A 3.57 g sample of a mixture is decomposed by heating and produces 119 mL measured at and 738 mmHg. What is the mass percent of in the mixture? 2 KClO31s2 2 KCl1s2 + 3 O21g2 KClO3 22.4 C O21g2, KCl KClO3 2 LiOH1s2 + CO21g2 Li2CO31s2 + H2O1l2 CO21g2 25.9 C CO2 CO21g2 1.2 * 106 kg SO21g2. SO21g2, 23 C 2 Al1s2 + 6 HCl1aq2 2 AlCl31aq2 + 3 H21g2 H21g2 75.6 L C3H81g2 O21g2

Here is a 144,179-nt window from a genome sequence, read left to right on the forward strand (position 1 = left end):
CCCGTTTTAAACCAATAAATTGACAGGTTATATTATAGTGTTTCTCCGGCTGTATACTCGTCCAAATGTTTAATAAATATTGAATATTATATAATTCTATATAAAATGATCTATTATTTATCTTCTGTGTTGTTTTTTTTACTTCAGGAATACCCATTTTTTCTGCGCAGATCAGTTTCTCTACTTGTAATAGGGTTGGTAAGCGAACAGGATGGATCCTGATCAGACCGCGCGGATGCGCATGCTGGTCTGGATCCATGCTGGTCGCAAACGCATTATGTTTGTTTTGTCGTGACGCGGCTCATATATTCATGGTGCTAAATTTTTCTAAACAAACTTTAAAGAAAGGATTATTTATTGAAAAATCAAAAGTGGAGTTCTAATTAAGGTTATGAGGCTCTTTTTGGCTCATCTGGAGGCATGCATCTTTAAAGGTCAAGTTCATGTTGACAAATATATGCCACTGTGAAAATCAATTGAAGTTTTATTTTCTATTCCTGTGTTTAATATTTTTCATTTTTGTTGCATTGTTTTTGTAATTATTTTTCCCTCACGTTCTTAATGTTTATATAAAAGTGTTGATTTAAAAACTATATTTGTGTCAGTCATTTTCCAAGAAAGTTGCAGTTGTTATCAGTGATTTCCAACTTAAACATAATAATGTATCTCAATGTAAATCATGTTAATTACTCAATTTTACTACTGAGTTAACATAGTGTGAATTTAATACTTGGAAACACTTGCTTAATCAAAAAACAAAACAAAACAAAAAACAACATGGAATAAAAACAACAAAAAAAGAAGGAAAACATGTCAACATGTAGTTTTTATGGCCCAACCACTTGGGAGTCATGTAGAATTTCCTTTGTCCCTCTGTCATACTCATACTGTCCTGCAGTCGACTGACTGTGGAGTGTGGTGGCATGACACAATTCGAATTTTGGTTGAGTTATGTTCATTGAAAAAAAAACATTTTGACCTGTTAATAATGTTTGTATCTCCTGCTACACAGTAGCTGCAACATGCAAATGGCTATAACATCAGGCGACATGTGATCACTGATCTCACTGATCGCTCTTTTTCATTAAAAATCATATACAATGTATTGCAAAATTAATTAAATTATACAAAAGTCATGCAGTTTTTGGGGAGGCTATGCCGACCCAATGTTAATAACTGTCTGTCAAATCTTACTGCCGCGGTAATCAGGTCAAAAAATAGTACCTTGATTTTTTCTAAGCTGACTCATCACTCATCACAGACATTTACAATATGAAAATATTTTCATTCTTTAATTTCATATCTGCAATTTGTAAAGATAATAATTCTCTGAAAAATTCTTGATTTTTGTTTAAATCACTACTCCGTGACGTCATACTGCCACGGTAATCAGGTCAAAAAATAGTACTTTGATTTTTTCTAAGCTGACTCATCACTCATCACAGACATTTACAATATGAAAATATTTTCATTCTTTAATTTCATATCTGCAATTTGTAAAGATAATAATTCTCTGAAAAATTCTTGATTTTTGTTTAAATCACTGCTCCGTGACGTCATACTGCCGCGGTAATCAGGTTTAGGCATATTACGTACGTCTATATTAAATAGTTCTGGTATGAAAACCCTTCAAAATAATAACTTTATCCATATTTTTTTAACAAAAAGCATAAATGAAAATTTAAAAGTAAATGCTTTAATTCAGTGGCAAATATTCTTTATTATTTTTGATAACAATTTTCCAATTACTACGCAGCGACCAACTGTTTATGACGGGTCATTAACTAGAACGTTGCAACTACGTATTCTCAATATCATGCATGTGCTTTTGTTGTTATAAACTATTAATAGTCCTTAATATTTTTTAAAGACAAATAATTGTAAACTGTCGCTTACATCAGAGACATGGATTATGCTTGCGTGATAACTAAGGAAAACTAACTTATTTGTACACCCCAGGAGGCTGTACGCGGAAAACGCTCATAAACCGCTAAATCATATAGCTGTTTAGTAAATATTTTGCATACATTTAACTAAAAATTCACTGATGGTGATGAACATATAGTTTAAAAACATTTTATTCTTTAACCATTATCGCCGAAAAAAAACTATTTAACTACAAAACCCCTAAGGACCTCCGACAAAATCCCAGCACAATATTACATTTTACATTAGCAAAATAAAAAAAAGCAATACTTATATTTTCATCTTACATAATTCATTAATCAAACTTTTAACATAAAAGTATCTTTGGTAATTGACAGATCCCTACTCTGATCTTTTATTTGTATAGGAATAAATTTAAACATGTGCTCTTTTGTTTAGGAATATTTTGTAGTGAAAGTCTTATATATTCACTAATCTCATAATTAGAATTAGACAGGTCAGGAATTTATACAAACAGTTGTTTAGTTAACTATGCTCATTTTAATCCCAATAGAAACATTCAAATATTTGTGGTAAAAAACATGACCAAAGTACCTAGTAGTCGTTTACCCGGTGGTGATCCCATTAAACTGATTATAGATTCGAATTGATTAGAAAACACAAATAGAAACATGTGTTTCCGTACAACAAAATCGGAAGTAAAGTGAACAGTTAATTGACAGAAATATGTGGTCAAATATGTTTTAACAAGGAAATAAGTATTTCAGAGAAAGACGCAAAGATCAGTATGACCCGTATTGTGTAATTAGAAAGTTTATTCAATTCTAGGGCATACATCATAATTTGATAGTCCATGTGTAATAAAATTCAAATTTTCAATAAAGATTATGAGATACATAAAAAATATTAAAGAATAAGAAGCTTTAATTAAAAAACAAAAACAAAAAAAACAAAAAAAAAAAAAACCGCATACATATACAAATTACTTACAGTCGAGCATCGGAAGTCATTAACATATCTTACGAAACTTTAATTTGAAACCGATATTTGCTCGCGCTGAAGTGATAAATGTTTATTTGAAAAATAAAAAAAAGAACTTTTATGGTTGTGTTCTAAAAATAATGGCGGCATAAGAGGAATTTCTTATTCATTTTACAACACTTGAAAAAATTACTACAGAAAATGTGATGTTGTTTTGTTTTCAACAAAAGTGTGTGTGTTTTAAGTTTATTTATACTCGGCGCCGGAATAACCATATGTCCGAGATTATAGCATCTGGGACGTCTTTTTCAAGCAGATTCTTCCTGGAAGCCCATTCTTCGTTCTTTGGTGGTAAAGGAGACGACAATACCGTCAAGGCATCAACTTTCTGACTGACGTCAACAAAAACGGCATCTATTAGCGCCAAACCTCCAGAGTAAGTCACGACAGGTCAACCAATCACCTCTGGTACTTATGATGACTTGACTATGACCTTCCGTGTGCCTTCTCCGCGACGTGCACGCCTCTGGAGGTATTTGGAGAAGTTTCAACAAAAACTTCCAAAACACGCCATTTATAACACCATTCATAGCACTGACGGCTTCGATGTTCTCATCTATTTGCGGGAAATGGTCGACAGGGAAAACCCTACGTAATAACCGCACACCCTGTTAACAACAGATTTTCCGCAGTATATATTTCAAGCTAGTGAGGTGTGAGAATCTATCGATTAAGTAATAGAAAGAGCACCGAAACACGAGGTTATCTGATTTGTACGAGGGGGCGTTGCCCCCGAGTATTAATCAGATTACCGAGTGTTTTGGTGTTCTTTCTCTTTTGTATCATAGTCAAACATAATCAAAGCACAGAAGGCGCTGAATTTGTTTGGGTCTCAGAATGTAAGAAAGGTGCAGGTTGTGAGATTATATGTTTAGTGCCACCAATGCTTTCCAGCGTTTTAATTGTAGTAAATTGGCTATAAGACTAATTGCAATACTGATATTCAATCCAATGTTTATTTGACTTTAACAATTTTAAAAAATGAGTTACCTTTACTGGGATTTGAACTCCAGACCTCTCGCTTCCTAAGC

Lesson 13 Thursday, March 3, 2016 8:41 AM Inherent Error in Sampling • This is where formulaic statistics comes in • Practitioners/researchers employ simple random sampling by clearly and unambiguously identifying each member of a population through the use of a comprehensive sampling frame Systematic random sampling 1. Determine final number of interviews needed for a study, or total sample size 2. Determine sampling interval o Divide the number of elements in the sampling frame (total population) by desired total sample size o The result is a number (n) • Generate sample by selecting every nth element from a sampling frame • First sample element must be se lected randomly Periodicity • Bias that occurs when a sampling list has a cyclical repetition of some population characteristic that coincides with a sampling interval Cluster Sampling • Using groups, rather than individuals • Each cluster serves as a sample element • Geographical designations (one neighborhood/one university) • Used when an exhaustive list of elements is not available o Ex: tornado disaster relief Myth: • Large sample sizes are best • WRONG o Representativeness is key Myth: • Researches should sample a fixed % of a population to produce an acceptable sample size • WRONG o Probability based sampling uses mathematical calculations to debunk this Myth: • Researches should bases sample sizes on industry standards or "typical" sample siz es used in other research projects • WRONG o Make thoughtful decisions based on individual requirements of research needs Sample Distribution • A grouping or arrangement of a characteristic that researchers measure for each sample member • It reflects the frequency with which researchers assign sample characteristics to each point on a measurement scale • Common in survey research. • What's measured might include o Opinions o Attitudes o Behaviors o And related characteristics Standard Deviation • The Standard Deviation is a measure of how spread out numbers are. Its symbol is σ (the Greek letter sigma) The formula is easy: it is the square root of the Variance. Lesson 12 Tuesday, March 1, 2016 8:14 AM Parsimony: • If something is parsimonious it is simple-‐-‐easily applicable to other areas of research Model: • Helps explain relationships in a way that is easy to classify Sampling Methods • Has direct relationship with generalizability Probability and Non-‐Probability sampling methods o Probability is more reliable o Probability means everyone has the same chance of getting selected o Non-‐probability is not as random Population • Constitutes all the members of a group or an entire collection of objects • In PR it is the target public Parameters • A characteristic or property of a population, which are found or determined after collecting data o Ex: if a random probability of 1000 students, 35% own Uggs, you can say 35% of all students are Ugg owners • Assessed after data is collected • There is some error, but small enough to infer characteristics of populations with a high degree of confidence o Sample is a subset of a population or universe Representativeness • Would the size of the sample add validity if its not representative of the target demographic o NO! It's not a part of the target demographic Sample frame • List of members in a target audience Sample unit • Individual persons from this list Probability Sampling • Random samples • Produce results that are highly generalizable to a population Non Probability Sampling • Low in generalizability and external validity so why use it o Quick and easy to generate o Lower cost • Precursor research, or something before a major study (pretest) • Lack of generalizability is a serious limitation o Not selecting randomly, not everyone has an equal chance of being selected 1. Convenience sampling • Ex: college students • Why is sample representation limited o Because only people exposed to the survey will hav e access to it • E.g. GQ Magazine 2. Quota sampling • To get your quota 3. Dimensional sampling • Making sure that someone from a demographic is represented 4. Purposive (judgmental) sampling • A subjective judgment • Example: only picking "cool" people • Forces diversification-‐-‐not representative 5. Volunteer sampling 6. Snowball sampling • You get a volunteer and ask them to grab someone who will grab someone etc. Stratified sampling • Breaking up the sample into smaller groups and then picking people from each strata (group) Simple Random Sampling • Most scientifically valid methodological Forms of simple random sampling 1. Systematic sampling • Example: picking every seven people, but first person must be random 2. Stratified sampling • Break into groups, select equal samples from e ach group 3. Cluster sampling • Take homogenous groups, break them into groups then proportionally draw from each group • Why simple random sampling o Helps eliminate sample bias o Reduces the chance of subgroup overrepresentation or underrepresentation Inherent Error in Sampling • This is where formulaic statistics comes in